I might be in favor of making a zoning requirment that all stores have to have a restroom, but in the absence of that, it isn’t in any way shape or form unreasonable to not have a bathroom in a flipping shoe store. I hate corporations as much as the next guy, but you keep acting like it’s the company’s fault that she’s incontinent. It isn’t. And she obviously needs to figure out a better solution, since she couldn’t make it to the nearby Penny’s. What if Foot Locker did have a public restroom, but it was broken? She would still have had her accident, and undoubtedly the OP would still be just as angry, because they can’t possibly take their own responsibility, right?

        • misterfweem says:

          You do know that company policy required Alan Shepard, Mercury 7 astronaut, to pee in his suit because there wasn’t a bathroom available for him, right?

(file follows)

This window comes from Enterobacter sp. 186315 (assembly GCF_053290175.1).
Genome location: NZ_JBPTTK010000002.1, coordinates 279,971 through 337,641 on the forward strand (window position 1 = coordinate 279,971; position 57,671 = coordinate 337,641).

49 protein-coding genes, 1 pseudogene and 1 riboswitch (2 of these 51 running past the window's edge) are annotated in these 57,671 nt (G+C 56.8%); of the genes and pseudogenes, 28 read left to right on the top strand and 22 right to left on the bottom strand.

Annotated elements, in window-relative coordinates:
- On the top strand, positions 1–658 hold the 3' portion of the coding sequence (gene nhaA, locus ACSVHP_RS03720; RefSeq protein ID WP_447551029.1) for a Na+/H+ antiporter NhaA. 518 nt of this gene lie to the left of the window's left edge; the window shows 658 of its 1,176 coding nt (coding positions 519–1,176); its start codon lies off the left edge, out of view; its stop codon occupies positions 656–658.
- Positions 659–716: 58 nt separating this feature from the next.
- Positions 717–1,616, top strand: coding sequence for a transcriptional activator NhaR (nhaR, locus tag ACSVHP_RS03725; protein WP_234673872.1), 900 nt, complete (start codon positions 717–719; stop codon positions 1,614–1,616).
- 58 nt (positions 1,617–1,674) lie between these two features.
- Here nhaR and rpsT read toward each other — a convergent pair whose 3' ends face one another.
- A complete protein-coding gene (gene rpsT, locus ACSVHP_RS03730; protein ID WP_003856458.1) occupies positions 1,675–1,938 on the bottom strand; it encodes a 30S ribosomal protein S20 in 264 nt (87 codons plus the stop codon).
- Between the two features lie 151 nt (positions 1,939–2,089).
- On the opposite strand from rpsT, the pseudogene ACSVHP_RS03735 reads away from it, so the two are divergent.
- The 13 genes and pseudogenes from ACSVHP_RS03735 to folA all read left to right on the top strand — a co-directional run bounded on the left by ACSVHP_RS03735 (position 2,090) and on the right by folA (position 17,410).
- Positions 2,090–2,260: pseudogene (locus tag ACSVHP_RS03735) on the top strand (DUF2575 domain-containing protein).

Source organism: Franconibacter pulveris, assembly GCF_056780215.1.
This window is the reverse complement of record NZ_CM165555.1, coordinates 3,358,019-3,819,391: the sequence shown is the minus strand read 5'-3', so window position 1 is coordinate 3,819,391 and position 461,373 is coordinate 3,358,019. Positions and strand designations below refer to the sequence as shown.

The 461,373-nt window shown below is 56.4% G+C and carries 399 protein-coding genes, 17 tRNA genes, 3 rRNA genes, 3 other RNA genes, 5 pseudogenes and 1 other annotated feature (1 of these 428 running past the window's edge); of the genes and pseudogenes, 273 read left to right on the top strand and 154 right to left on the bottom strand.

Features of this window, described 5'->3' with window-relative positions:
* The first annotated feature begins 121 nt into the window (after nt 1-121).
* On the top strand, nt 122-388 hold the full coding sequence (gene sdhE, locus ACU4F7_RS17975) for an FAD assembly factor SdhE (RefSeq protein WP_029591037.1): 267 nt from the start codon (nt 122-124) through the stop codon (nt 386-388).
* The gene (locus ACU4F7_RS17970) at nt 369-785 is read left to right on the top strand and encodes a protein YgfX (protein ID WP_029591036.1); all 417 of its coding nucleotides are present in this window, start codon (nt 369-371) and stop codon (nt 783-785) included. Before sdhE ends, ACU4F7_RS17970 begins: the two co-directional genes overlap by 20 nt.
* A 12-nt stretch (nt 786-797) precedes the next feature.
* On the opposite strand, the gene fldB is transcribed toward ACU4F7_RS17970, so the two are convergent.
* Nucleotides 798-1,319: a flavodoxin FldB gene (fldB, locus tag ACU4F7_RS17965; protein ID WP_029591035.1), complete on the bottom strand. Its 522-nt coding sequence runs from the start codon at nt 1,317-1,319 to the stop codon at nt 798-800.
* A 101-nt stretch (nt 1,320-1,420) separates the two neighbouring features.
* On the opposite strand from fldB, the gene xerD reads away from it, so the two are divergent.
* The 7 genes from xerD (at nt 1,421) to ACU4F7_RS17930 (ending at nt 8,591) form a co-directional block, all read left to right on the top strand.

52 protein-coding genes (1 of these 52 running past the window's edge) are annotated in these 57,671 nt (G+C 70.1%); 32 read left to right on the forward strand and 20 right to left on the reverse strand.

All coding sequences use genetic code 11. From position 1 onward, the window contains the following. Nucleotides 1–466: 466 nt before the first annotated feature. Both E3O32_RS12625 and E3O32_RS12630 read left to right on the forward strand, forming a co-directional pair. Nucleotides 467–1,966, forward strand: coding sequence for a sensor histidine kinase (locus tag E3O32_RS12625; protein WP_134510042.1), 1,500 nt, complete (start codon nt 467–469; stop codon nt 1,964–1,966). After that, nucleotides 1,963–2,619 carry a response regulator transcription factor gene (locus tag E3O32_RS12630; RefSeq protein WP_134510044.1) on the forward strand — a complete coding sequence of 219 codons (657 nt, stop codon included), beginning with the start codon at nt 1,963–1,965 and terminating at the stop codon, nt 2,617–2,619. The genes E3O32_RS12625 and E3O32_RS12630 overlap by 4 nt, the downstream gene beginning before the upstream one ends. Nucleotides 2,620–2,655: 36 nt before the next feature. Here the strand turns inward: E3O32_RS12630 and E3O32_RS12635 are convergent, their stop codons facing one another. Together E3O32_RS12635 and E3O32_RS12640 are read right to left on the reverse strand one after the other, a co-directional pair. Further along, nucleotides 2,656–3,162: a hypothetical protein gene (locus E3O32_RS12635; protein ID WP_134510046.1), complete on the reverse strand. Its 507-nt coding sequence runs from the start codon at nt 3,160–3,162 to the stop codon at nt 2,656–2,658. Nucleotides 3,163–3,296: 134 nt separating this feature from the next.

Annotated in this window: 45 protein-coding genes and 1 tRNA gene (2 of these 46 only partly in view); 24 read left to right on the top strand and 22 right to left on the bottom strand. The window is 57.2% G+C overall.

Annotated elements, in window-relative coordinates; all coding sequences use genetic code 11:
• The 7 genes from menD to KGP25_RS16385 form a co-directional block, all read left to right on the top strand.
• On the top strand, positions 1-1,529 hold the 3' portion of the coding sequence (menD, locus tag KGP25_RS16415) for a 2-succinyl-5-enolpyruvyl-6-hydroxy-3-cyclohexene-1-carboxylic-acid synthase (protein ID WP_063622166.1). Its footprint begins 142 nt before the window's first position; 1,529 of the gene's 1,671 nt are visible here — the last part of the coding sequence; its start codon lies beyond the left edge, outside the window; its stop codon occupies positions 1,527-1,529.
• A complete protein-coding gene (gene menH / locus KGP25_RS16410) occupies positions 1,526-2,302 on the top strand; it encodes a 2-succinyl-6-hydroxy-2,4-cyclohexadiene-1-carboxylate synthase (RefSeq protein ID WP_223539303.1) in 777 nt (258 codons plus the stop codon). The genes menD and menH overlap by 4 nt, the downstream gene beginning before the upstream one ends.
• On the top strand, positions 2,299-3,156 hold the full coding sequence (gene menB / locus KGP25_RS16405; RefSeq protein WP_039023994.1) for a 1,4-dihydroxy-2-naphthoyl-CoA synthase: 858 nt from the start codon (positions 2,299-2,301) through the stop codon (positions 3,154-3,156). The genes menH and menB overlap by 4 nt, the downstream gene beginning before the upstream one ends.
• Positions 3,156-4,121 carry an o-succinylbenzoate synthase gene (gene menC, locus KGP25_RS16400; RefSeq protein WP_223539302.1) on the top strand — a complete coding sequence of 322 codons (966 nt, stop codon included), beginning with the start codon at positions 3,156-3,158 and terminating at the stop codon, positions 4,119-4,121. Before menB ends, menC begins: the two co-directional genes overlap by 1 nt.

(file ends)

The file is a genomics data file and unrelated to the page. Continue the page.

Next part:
http://www.youtube.com/watch?v=veDcp3wB3JA

        • Jawaka says:

          If your city can earn enough tax dollars by hosting a mall of urinals then I say go for it.

        • RecordStoreToughGuy_RidesTheWarpOfSpaceIntoTheWombOfNight says:

          Hey, you know what?

          Fuck you!

      • TheMortalWombat says:

        Get over myself? There’s nothing humiliating about soiling yourself? Are you kidding me? Go shit yourself in a store and let me know how it goes. You know, for science!

      • balderdashed says: